Sunday's editorial ("Maintaining Minnesota's 'big mo,' " Feb. 4) made a compelling case that Minnesota should spend more lavishly to entice more major events such as the Super Bowl to the state. Having given the matter serious thought, I have created a short list of famed events that, given the proper financial inducements, might come here occasionally or even regularly. The America's Cup. The world's greatest yachting race has traditionally been held on the high seas. But given its multiple bays and channels, Lake Minnetonka would provide a serious test for great sailors. The mansions lining the lakeshore would be a beautiful testament to Minnesota's quality of life for global television viewers. The Tournament of Roses Parade. What with the great improvement in the quality of wax, silk and plastic flowers, Americans deserve the chance to awaken on New Year's Day to the magnificent sight of faux, flowered floats, gliding gracefully down Nicollet Mall, interspersed with … [Read more...] about The Kentucky Derby in Minnesota? Mardi Gras? Why not?
By Art Wilson | | February 1, 2018 at 3:49 pm This weekend’s three Kentucky Derby prep races will not tell us who is going to win this year’s Run for the Roses on May 5, but rest assured they will assist handicappers in adding and/or eliminating 3-year-olds from their Horses to Watch lists. Locally, nine colts with Derby aspirations are scheduled to run Saturday in the $150,000 Grade III Robert B. Lewis Stakes at Santa Anita. None of the top local Derby contenders — Bolt d’Oro, McKinzie or Solomini — are entered, but Shivermetimbers and Peace, two promising colts that will run, are worth keeping an eye on. Meanwhile, a pair of big 3-year-old races on the East Coast are on tap Saturday — the $350,000 Grade II Holy Bull Stakes at Gulfstream Park and the $250,000 Grade III Withers Stakes at Aqueduct. The Holy Bull, led by Enticed and Tiz Mischief, drew a large field of 11 opposed to a short six-horse field for the Withers. All three … [Read more...] about 3 prep races Saturday have Kentucky Derby implications
The annual Kentucky Derby Festival Basketball Classic, which featured recruits from college basketball programs nationwide, has been canceled for 2018 due to low attendance and financial struggles. Festival officials announced the decision Thursday and said the basketball game could return to the festival schedule in the future. The Kentucky Derby Festival Basketball Classic began in 1973 and bills itself as the oldest high-school all-star game in the country. The event also featured the Night of Future Stars, where fans could see the athletes compete in dunk and 3-point-shooting contests.But attendance at the game has dropped and in recent years barely eclipsed 5,000, according to a news release. “The Basketball Classic is a Derby Festival tradition and it’s hard to remember a time when it wasn’t part of our spring calendar,” Mike Berry, Kentucky Derby Festival President & CEO, said in the release. “This was not a decision we made lightly. … [Read more...] about No hoops for you: Kentucky Derby Festival cancels high school basketball all-star game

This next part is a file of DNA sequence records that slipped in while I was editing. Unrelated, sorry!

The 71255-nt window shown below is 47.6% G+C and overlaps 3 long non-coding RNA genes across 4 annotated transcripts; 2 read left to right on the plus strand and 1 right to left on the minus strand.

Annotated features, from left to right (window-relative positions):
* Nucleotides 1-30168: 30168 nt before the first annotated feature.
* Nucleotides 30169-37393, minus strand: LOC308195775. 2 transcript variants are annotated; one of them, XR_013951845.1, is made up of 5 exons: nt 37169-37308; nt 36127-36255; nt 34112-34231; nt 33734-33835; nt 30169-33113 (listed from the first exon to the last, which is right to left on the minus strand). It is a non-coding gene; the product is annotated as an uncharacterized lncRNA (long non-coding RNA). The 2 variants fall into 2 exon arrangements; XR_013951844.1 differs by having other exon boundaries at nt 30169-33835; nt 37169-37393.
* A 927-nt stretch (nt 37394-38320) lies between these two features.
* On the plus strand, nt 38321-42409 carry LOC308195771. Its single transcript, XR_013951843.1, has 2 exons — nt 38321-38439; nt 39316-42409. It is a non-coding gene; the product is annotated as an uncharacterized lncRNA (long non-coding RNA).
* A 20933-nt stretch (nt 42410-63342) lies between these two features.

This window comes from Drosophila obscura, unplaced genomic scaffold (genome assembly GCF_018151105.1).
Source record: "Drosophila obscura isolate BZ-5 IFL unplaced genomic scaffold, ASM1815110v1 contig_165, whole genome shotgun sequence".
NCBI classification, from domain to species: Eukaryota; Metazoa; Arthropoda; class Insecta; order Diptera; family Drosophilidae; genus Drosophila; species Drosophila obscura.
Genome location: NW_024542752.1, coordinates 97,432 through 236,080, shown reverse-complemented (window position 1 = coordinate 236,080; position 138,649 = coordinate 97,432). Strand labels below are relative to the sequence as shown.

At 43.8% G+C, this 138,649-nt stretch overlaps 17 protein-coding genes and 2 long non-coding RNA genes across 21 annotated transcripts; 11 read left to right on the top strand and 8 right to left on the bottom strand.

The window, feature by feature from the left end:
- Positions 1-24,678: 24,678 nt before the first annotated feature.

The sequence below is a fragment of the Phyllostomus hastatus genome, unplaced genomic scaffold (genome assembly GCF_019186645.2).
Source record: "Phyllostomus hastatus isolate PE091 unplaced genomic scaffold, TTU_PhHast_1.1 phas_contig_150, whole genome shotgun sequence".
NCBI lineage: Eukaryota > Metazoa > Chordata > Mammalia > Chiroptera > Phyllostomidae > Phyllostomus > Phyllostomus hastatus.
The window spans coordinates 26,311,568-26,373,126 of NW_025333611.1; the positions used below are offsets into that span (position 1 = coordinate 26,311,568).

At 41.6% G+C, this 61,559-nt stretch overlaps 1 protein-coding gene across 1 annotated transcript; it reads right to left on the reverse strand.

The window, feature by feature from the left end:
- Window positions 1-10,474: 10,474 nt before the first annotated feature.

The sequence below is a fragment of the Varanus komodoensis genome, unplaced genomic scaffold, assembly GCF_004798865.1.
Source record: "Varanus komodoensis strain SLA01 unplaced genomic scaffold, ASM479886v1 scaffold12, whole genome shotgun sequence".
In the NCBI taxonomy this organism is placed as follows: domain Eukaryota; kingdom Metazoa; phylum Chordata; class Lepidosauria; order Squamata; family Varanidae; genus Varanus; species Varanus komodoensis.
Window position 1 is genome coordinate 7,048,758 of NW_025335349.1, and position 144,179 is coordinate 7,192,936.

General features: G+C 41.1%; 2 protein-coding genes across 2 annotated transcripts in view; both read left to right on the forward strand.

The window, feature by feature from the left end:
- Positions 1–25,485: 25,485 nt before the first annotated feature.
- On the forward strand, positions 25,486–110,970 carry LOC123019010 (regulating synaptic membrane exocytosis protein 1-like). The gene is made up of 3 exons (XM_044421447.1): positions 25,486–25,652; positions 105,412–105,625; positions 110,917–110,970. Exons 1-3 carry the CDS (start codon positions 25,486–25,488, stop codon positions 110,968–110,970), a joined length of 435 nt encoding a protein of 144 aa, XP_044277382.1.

Two sports media heavyweights were in agreement when asked what was the most difficult sports event to produce on live television.It's the Kentucky Derby.Fred Gaudelli, the executive producer of NBC's Sunday Night Football, and Drew Esocoff, the director of Sunday Night Football, were featured in recent days on the SI Media Podcast with Richard Deitsch. While previewing the broadcast of this week's Super Bowl, each was also asked which was the hardest sports production."I would say the Kentucky Derby," Gaudelli replied. "You're on the air for four hours for a two-minute race. These are horses. They can't talk to you. So you have no idea what they're going to do, how they're feeling, if they're actually going to make it to the gate. Churchill Downs is a large, large facility. You have people spread out over miles, and there is so much unpredictability in horse racing."Obviously, you're there for that great race, that two-minute race at the end. But you're covering other races, and … [Read more...] about Morning Coffee: The toughest sporting event for TV executives to capture? The Kentucky Derby
With a loud printing press whirling behind them, the Barnhart sisters bend over a large white desk inspecting one of 2018's first Kentucky Derby Festival posters. Pointing to the left corner of a Pegasus her sister painted for this year's poster, Doreen Barnhart DeHart raises her voice to be heard above the racket of the machine. "We need to add more magenta to bring out this part of the face," she instructed. Barnhart DeHart is 37 minutes older than her sister Jeaneen Barnhart. She jokes that it makes her the boss in the family — which may actually be true. The artistic twins have previously collaborated on four Kentucky Derby Festival Posters — including 1994, 1997, 2009, 2014 — and are now putting the 2018 feather in their fascinator. Background: Meet the duo creating the 2018 Kentucky Derby Festival poster Both sisters bring their individual strengths to the annual … [Read more...] about This poster beautifully represents the Kentucky Derby Festival. See it here